Toomey endorsement of Santorum not Club policy

The Club for Growth’s president, former Rep. Pat Toomey (R-Pa.), made it clear yesterday that his decision to endorse Sen. Rick Santorum’s (R-Pa.) 2006 re-election bid did not reflect the Club’s position.

“The Club for Growth and Pat Toomey are two entirely separate entities,” Toomey said yesterday. “I’m endorsing him separately in my own capacity as a private citizen.”

Toomey added that the Club usually avoids general elections.

Club spokeswoman Aimee Steel said of Toomey’s Friday announcement: “It was strictly a personal endorsement.”

The endorsement came despite the fact that Santorum, as Senate Republican Conference chairman, campaigned overtime for Sen. Arlen Specter (R-Pa.) in his 2004 primary against Toomey. Toomey narrowly lost the primary.

The Santorum campaign announced the Toomey endorsement in a carefully worded news release on its website.

“When I look at the record of the two major candidates in the race for Senate — what they have done for Pennsylvania, what they have done for our nation, their vision for the future — endorsing Rick Santorum is one of the easiest decisions I have ever made,” Toomey said, according to the website. “I look forward to passionately campaigning for his reelection.”

The Santorum campaign’s announcement made no mention of Toomey’s 2004 Senate bid, Santorum’s involvement in that race or Toomey’s leadership of the Club for Growth. Toomey took the helm of the Club earlier this year.

“Throughout his tenure in the United States House of Representatives, Pat Toomey was a champion for Pennsylvania families’ pocketbooks,” Santorum said, according to the website. “I am very pleased to have received the endorsement of Congressman Toomey, and I look forward to campaigning with him as I lay out my vision for Pennsylvania for the next six years.”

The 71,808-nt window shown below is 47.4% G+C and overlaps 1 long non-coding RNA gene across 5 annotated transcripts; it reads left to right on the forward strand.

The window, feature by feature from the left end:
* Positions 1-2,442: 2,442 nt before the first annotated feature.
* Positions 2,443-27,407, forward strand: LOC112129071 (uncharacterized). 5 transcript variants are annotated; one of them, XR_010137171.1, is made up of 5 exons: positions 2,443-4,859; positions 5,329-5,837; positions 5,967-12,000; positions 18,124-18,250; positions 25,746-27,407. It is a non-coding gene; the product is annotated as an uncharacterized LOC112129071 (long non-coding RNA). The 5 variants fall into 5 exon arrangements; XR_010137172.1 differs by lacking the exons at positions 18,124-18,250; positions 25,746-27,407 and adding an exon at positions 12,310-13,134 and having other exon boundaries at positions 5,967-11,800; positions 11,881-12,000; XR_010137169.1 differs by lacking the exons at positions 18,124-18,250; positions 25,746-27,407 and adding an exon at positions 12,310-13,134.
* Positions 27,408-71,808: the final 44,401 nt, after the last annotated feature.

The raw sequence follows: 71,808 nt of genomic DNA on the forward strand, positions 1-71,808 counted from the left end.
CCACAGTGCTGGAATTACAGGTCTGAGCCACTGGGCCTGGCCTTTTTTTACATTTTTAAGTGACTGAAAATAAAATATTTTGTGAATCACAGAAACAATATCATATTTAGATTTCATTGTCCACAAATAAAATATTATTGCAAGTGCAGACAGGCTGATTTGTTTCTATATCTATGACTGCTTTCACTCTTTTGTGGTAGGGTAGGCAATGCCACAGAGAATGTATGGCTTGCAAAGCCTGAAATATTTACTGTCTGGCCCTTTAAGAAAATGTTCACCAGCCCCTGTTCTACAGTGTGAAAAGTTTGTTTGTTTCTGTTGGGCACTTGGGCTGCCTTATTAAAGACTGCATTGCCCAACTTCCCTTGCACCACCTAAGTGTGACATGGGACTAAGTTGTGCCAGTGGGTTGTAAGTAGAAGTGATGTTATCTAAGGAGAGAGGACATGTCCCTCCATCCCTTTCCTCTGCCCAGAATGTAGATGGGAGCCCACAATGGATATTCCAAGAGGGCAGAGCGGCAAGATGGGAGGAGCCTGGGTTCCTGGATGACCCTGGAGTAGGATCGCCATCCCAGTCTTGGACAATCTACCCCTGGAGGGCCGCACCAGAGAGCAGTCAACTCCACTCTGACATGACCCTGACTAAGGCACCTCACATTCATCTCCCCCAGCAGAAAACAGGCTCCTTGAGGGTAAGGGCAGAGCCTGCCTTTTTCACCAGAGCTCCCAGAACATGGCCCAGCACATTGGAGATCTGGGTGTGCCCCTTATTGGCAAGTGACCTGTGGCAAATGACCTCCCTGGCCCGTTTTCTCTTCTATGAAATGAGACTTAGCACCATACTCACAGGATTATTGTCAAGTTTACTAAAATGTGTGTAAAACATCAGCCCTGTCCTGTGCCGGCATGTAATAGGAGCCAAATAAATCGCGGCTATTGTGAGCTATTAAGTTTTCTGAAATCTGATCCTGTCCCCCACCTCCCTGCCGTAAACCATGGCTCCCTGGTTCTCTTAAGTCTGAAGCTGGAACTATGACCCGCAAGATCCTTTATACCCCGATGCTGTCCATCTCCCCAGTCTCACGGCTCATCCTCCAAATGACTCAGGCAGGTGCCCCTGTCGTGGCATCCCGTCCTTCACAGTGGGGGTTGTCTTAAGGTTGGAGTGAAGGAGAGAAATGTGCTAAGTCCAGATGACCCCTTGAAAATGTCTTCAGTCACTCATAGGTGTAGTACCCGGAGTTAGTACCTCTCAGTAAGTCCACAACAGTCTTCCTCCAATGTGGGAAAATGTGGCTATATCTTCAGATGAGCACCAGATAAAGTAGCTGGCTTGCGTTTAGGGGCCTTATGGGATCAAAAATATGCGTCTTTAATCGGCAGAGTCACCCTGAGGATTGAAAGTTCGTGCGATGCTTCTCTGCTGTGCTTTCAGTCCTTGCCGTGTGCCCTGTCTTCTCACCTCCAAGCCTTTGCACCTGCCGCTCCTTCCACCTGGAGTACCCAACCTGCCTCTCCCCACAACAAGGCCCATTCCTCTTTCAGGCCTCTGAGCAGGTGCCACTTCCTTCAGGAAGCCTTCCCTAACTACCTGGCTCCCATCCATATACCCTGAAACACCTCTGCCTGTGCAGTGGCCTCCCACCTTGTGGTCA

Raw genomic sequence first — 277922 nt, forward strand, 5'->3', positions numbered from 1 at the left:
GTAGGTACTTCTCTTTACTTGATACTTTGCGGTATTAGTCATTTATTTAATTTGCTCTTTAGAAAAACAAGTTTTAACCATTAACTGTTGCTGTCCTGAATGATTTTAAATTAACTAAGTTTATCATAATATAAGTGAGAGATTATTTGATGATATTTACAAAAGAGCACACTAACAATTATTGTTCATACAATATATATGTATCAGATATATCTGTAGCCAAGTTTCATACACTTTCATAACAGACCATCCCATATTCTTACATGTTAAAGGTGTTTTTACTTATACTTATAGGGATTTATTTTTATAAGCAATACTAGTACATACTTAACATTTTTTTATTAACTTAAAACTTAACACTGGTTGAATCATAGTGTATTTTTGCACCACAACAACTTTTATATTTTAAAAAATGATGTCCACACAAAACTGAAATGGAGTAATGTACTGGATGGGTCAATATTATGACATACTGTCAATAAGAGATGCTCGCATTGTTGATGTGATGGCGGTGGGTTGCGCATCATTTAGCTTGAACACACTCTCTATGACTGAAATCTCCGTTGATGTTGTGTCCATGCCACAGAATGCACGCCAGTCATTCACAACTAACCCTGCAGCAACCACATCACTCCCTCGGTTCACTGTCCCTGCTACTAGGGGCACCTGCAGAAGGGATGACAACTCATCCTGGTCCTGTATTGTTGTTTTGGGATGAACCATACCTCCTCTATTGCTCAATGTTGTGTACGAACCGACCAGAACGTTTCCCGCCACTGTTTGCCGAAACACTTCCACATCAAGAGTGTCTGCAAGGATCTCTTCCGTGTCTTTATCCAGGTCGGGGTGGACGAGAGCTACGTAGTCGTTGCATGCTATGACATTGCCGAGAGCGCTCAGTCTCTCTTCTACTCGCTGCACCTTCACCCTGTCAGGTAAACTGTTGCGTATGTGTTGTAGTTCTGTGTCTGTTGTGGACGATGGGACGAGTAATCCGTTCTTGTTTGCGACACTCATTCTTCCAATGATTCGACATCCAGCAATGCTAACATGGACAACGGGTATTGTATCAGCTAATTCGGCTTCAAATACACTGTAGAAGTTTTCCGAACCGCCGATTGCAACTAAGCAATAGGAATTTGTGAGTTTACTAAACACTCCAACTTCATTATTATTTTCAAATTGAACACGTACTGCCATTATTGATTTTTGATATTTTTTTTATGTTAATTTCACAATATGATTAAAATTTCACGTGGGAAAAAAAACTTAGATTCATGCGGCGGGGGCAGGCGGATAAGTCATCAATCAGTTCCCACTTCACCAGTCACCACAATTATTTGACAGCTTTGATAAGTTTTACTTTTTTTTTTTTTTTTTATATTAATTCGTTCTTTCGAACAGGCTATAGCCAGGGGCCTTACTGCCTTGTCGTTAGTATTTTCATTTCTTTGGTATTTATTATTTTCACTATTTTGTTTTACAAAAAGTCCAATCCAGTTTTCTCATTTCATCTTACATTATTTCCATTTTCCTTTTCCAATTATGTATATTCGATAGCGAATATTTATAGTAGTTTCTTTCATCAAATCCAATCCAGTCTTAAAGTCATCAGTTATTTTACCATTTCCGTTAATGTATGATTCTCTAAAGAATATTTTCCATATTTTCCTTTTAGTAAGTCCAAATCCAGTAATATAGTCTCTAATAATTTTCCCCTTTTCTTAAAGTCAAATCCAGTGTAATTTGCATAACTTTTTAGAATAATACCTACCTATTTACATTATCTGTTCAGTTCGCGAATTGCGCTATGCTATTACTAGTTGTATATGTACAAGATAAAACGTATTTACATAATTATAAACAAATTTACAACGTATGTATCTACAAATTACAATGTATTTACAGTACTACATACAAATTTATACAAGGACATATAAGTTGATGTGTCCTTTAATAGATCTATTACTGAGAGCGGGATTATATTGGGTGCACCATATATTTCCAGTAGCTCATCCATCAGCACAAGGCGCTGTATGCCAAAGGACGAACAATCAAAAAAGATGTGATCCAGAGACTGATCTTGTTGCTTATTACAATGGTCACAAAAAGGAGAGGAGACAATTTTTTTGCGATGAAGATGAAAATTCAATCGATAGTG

Some Republicans in Washington have fretted that conservatives may buck Santorum next year, in light of his support for Specter, who is despised by many Republican activists for his support of abortion rights, among other issues.

“The fact that Senator Santorum was blatantly supporting Specter, obviously those people may have been a little disappointed,” a Republican aide said, referring to conservative Pennsylvania voters. “There may have been some repair that needed to be done.”

The aide added that the Toomey endorsement prevents Santorum’s likely Democratic opponent, state Treasurer Bob Casey, from “preying on any of the conservatives.” Casey, who opposes abortion rights, has portrayed himself as a centrist Democrat with bipartisan appeal.

Santorum’s media consultant, John Brabender, said the endorsement shows that Republicans, from centrists in Philadelphia’s wealthy Main Line to conservatives in Pennsylvania’s rural Big T, in the middle of the state, are united behind the senator as he seeks a third term.

“What happened is basically after the election of last year, earlier this year, Rick Santorum and Pat Toomey had a meeting. An endorsement was never discussed at that meeting,” Brabender said. “They just said, ‘Let’s make sure that we’re looking forward and not at the past.’ They just sort of shook hands and decided they were on the same side. A few weeks ago, the Toomey people approached us and told us that certainly they wanted to make it known that Pat Toomey was a supporter.”

Toomey said: “I would just say that it’s always helpful to a candidate to have a party united behind him, and so the extent that I can play however modest a role in helping to achieve that, I’m happy to do so.”

Don Morabito, executive director of the Pennsylvania Democratic Party, shrugged off the Toomey endorsement. “Where else is Toomey going to go?” Morabito said. “Santorum’s the incumbent. He has no choice. I guess he wants to be a player.”